There are many opportunities to experience pre-colonial lifestyles by learning about Yukon's First Nations.[34] Wildlife and nature observation of large mammals, birds, and fish is accessible through Yukon's territorial[35] parks (Herschel Island Qikiqtaruk Territorial Park,[36] Tombstone Territorial Park,[37] Fishing Branch Ni'iinlii'njik Park,[38] Coal River Springs Territorial Park)[39] and national parks (Kluane National Park and Reserve, Vuntut National Park, Ivvavik National Park) and reserves, or nearby Liard River Hot Springs Provincial Park in British Columbia.

Yukon's latitude enables the view of aurora borealis.

Culture

Ethnic groups

As noted above, the "aboriginal identity population" makes up a substantial minority, accounting for about 26 percent. Notwithstanding, the aboriginal culture is strongly reflected in such areas as winter sports, as in the Yukon Quest sled dog race. The modern comic-book character Yukon Jack depicts a heroic aboriginal persona.

Languages

Although English is the main language used in the territory, as evidenced by the census, the Government of Yukon recognizes several aboriginal languages as part of the cultural heritage of the territory: the Tlingit, and the less common Tahltan, as well as seven Athapaskan languages, Upper Tanana, Gwitchin, Hän, Northern Tutchone, Southern Tutchone, Kaska and Tagish, some of which are rare.[40]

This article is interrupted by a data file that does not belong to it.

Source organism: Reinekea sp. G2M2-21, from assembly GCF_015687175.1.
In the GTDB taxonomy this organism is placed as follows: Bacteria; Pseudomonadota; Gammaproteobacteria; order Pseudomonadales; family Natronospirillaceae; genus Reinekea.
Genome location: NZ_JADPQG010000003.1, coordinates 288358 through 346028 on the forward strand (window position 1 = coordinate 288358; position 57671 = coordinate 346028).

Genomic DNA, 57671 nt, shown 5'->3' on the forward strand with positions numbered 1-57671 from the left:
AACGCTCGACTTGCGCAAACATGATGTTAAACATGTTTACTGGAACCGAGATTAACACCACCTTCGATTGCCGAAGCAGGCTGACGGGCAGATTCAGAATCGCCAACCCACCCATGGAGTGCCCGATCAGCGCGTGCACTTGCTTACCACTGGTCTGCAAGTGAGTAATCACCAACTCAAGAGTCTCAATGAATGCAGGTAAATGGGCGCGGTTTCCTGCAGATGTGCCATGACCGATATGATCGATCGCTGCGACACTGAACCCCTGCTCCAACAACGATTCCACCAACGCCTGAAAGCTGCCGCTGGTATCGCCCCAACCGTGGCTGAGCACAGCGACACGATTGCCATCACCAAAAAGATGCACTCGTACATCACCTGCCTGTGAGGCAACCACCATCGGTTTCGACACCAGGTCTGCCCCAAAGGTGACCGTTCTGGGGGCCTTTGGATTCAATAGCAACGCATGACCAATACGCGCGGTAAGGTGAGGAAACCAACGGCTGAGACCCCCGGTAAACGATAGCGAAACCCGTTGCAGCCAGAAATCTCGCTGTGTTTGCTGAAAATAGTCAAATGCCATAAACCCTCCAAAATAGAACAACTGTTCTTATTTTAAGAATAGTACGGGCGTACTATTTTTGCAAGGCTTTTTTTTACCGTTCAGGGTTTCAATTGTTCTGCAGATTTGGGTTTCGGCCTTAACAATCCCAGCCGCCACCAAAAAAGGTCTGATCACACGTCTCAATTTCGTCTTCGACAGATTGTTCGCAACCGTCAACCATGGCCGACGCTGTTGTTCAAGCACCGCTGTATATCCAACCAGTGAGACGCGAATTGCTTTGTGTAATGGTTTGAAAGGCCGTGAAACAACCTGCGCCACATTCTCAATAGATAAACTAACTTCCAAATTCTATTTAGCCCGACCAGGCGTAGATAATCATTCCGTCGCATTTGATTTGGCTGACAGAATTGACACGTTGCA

Music

With the Klondike Gold Rush, a number of folk songs from Yukon became popular, including "Rush to the Klondike" (1897, written by W. T. Diefenbaker), "The Klondike Gold Rush", "I've Got the Klondike Fever" (1898) and "La Chanson du Klondyke".

Popular culture

By far the strongest cultural and tourism aspect of Yukon is the legacy of the Klondike Gold Rush (1897–1899), which inspired such contemporary writers of the time as Jack London, Robert W. Service, and Jules Verne, and which continues to inspire films and games, such as Mae West's Klondike Annie and The Yukon Trail (see Cultural legacy of the Klondike Gold Rush).

Notable residents

Notable residents have included Leslie Nielsen, Erik Nielsen, and Pierre Berton.

Events and festivals

Yukon also has a wide array of cultural and sporting events and infrastructures that attract artists, participants and tourists from all parts of the world; Yukon International Storytelling Festival, Dawson City Music Festival,[41] Yukon Quest, Yukon Sourdough Rendezvous, the Adäka Cultural Festival, the Yukon Beringia Interpretive Centre,[42] Northern Lights Centre,[43] Klondike Gold Rush memorials and activities, Takhini Hot Springs, and the Whitehorse fish ladder.[44]

Government

Chief Isaac of Han
Chief Isaac of the Hän, Yukon Territory, 1898